July 6, 2020, by Brigitte Nerlich
Bubbles: A short history
Last week we heard a lot about bubbles, especially school bubbles and travel bubbles. This metaphor has been bubbling up for a while during the pandemic and I became curious about how and where it emerged.
Then I saw a tweet from Gareth Enticott which contained an article about New Zealand researchers who had come up with the concept of ‘bubble’. It was then taken up enthusiastically by Jacinda Ardern, the Prime Minister, and subsequently became a model for other countries. In this blog post I want to tell the story of how the bubbles spread. But, of course, this is only scratching the very surface…
A life-affirming idea
The article indicated by Gareth appeared in the Otago Bulletin Board – a news website maintained by the University of Otago. It says that “Dr Tristram Ingham, a Senior Research Fellow in the Department of Medicine at the University of Otago, Wellington, developed the concept [of bubble] while advising the Ministry of Health on the COVID-19 response for the disability sector”.
What he and his co-workers wanted to do was to capture “the imagination of both the Prime Minister and the nation, and help[ed] frame life under Alert Levels 4 and 3 more positively”. This was the time when social/physical distancing became a new mode of life around the world, but as Ingham said: “We didn’t want at risk communities to be passive recipients of their fate. The methods had to be around empowering individuals and whānau [an extended family or community of related families who live together in the same area] to have control over their own life and situations for self-preservation.”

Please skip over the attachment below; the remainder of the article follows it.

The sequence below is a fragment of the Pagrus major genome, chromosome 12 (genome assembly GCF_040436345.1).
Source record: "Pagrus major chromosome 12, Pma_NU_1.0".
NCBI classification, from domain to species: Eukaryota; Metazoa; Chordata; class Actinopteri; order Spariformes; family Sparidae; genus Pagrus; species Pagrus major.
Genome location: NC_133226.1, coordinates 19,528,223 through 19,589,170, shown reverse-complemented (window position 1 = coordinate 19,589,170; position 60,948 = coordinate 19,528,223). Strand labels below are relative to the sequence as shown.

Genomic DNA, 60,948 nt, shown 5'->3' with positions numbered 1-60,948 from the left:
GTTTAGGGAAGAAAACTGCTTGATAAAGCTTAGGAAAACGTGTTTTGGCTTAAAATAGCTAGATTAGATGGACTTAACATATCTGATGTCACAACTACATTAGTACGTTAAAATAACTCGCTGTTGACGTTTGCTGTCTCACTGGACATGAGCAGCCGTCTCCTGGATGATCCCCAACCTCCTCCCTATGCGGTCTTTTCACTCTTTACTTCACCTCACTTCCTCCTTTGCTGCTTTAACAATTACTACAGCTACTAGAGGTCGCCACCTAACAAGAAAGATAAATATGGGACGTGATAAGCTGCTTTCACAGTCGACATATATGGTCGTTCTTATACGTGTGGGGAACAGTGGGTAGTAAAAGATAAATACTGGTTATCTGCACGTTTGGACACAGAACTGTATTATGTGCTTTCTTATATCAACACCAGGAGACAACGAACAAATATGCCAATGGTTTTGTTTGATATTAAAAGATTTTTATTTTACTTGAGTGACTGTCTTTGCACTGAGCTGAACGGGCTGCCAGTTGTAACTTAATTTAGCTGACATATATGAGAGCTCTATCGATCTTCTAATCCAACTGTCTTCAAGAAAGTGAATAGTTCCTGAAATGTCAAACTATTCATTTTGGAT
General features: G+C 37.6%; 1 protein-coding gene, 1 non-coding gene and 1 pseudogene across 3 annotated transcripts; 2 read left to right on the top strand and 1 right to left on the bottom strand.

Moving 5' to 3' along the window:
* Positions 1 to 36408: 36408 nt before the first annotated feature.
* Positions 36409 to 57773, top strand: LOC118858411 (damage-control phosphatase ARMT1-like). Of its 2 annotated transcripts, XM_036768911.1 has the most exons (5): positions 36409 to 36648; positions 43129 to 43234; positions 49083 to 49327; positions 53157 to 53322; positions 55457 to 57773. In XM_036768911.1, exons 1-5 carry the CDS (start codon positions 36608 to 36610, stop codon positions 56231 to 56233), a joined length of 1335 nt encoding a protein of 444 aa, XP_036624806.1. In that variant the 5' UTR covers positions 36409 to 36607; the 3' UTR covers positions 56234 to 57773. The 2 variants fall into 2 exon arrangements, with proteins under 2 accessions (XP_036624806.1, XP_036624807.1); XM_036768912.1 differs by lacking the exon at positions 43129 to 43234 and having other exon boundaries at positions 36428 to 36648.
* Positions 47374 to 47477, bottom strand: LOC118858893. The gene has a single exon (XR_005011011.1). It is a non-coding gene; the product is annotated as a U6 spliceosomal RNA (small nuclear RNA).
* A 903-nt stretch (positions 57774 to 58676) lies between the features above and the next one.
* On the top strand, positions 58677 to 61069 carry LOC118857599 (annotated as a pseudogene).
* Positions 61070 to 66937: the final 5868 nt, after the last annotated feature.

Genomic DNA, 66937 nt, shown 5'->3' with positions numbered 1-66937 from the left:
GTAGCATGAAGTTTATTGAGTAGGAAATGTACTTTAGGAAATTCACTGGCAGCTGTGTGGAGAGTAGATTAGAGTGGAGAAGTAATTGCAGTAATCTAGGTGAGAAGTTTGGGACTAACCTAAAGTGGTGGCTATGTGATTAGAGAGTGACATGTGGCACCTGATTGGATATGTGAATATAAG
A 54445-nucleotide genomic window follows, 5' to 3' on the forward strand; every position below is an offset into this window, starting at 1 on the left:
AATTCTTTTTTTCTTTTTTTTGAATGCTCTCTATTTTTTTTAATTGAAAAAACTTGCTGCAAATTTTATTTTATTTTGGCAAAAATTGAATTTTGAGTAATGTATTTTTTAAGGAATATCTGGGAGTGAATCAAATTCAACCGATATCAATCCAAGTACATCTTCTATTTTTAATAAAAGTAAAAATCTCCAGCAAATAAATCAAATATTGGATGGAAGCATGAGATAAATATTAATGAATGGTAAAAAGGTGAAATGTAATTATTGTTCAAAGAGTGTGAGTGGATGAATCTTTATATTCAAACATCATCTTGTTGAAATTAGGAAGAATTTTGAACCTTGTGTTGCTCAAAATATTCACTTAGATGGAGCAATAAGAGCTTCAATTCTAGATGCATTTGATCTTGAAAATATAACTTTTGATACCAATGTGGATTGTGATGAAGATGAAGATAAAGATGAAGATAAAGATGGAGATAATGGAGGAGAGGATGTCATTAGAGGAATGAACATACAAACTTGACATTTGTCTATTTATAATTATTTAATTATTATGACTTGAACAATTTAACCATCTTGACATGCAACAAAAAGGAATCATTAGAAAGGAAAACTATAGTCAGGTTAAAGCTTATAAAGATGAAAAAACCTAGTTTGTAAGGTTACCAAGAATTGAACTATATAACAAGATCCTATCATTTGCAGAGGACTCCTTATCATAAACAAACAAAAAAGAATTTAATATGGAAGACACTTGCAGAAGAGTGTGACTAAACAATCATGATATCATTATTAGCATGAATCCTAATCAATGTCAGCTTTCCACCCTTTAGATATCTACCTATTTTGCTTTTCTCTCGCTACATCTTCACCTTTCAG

This empowering and life-affirmative aspect of ‘bubbles’ is something I hadn’t really appreciated until reading this article.
The familiarity of bubbles
But why bubbles? As Ingham pointed out: “Bubbles are a universally known concept, which could be made appealing to children or to people that didn’t have a public health background. They could think of a bubble as a fragile yet beautiful structure that has to be nurtured and preserved. And it introduced the concept of making sure you don’t burst your bubble.”
As we say in metaphor circles, bubbles are a rich and familiar ‘source’ domain that can be easily mapped onto an abstract ‘target’ domain, such as pandemic risk management, and lead to new ways of thinking, talking and acting.
As Peter Adams pointed out in an article for the University of Auckland: “We are very familiar with the behaviour of bubbles: they froth on the ocean, they slide down the dishes, and they glide by on those summer afternoons when children form them with detergent and plastic hoops. The use of bubbles here conjures up an image of me and my loved ones floating around inside a transparent membrane that separates my group out from others and protects us from unwanted intrusion.”
The concept went viral and spread around the world. I wanted to follow this spread a bit and therefore looked at the news database Nexis to see how it went. This was not easy, as ‘bubble’, even with ‘AND covid’ ‘OR coronavirus’ brought tens of thousands of hits. So I narrowed the search to ‘bubble AND social group AND covid OR coronavirus’ and that, finally, gave me 82 hits that I could look at in diachronic order. I also looked for ‘Jacinda Ardern AND bubble’ just to see when New Zealand first talked about this. And supplemented it all with some incidental finds on the internet….not the neatest search I have ever done!